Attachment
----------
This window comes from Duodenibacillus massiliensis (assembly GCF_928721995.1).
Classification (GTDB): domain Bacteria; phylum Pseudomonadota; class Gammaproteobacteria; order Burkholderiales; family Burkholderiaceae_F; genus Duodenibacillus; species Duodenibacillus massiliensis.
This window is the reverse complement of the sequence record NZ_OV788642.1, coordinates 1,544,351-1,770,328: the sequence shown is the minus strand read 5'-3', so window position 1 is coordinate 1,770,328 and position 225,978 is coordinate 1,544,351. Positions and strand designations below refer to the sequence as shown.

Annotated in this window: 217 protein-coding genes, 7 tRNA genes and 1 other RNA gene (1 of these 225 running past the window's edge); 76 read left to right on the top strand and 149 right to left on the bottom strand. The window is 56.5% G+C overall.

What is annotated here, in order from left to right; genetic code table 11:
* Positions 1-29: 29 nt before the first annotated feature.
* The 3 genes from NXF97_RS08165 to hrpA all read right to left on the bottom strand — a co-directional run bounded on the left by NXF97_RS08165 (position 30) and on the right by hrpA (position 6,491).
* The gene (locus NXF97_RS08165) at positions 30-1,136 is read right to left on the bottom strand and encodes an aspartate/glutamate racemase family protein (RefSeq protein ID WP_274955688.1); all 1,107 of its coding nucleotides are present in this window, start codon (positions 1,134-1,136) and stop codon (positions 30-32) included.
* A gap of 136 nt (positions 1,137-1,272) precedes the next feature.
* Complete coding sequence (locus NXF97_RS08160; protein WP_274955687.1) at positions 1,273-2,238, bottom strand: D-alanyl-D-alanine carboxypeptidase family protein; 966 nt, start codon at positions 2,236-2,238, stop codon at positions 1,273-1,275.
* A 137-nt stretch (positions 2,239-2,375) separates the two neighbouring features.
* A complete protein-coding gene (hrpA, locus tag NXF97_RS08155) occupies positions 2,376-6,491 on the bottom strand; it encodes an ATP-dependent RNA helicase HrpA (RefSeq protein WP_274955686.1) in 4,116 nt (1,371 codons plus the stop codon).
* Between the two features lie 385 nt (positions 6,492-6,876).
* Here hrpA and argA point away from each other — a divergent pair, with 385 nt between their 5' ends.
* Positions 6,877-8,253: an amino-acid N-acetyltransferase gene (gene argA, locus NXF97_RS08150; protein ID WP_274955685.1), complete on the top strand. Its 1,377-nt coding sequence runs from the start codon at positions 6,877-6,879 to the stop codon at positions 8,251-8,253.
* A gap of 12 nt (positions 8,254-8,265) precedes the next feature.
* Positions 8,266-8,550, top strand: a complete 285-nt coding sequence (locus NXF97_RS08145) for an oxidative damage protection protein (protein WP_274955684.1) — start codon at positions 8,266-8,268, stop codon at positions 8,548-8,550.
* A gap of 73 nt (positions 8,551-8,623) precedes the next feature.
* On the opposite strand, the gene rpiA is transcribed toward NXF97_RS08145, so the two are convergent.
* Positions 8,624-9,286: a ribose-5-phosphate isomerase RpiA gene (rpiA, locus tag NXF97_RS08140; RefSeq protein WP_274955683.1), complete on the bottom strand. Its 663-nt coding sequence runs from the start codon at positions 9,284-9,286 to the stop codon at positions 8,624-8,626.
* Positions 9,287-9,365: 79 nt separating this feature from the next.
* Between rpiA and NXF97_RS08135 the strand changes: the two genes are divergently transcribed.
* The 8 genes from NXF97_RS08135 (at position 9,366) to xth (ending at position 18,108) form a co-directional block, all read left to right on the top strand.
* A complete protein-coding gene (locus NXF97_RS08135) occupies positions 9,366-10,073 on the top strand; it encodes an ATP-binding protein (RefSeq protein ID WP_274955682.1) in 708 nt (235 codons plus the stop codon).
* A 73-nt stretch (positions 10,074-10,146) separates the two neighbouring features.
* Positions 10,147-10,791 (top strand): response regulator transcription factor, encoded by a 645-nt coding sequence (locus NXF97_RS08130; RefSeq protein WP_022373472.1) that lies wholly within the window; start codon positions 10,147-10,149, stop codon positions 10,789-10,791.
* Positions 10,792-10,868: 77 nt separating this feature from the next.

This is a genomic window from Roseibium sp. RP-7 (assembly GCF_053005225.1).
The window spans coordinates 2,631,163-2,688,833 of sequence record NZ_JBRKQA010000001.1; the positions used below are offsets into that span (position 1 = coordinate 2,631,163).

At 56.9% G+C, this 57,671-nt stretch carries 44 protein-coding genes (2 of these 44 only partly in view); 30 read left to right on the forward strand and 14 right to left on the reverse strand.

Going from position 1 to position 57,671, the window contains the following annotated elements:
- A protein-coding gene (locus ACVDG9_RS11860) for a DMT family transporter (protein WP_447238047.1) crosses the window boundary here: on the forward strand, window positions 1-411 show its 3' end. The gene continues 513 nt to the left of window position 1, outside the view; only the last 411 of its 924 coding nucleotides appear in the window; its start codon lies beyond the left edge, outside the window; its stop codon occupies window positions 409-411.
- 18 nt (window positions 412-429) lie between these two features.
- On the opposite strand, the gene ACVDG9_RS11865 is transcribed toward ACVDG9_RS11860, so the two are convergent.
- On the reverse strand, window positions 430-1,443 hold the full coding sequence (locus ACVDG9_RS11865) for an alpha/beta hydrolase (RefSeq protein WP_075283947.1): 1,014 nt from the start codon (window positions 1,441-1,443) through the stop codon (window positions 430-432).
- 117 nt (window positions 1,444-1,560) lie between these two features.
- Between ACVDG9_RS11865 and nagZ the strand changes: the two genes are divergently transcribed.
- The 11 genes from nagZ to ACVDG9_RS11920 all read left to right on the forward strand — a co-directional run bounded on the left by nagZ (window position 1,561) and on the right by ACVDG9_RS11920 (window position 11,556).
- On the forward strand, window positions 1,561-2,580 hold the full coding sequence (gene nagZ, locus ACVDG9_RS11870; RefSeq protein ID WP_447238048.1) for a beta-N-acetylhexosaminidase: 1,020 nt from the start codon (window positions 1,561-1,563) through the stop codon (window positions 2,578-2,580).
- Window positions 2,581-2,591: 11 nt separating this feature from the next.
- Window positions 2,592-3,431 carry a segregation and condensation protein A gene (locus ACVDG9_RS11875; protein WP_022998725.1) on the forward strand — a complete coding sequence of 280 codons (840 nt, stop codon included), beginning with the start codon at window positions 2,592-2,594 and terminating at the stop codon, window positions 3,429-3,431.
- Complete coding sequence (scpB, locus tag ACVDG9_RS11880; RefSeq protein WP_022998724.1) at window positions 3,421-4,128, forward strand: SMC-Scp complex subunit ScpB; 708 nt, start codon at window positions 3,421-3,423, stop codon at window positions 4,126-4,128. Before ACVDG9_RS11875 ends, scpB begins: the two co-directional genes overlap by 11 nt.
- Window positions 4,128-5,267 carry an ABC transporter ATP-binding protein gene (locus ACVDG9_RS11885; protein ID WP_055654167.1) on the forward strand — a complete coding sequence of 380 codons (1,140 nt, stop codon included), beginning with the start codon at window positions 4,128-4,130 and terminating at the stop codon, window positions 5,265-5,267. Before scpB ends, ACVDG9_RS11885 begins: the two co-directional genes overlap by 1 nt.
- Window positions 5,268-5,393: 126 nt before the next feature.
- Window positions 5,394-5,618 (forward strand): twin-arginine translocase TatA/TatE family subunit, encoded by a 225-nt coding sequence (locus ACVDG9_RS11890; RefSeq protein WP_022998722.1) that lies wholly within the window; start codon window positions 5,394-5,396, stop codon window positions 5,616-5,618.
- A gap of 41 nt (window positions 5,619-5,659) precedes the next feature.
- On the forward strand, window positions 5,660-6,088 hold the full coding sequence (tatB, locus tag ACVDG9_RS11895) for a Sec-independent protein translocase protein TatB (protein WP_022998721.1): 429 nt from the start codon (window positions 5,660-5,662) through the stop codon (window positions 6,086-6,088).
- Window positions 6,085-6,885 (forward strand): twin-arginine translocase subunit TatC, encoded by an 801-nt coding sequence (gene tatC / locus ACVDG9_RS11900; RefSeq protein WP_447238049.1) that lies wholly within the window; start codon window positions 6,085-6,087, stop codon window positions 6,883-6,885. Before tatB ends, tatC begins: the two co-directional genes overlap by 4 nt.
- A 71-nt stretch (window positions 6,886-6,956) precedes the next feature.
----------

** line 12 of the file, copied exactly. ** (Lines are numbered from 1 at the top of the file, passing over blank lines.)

* A complete protein-coding gene (hrpA, locus tag NXF97_RS08155) occupies positions 2,376-6,491 on the bottom strand; it encodes an ATP-dependent RNA helicase HrpA (RefSeq protein WP_274955686.1) in 4,116 nt (1,371 codons plus the stop codon).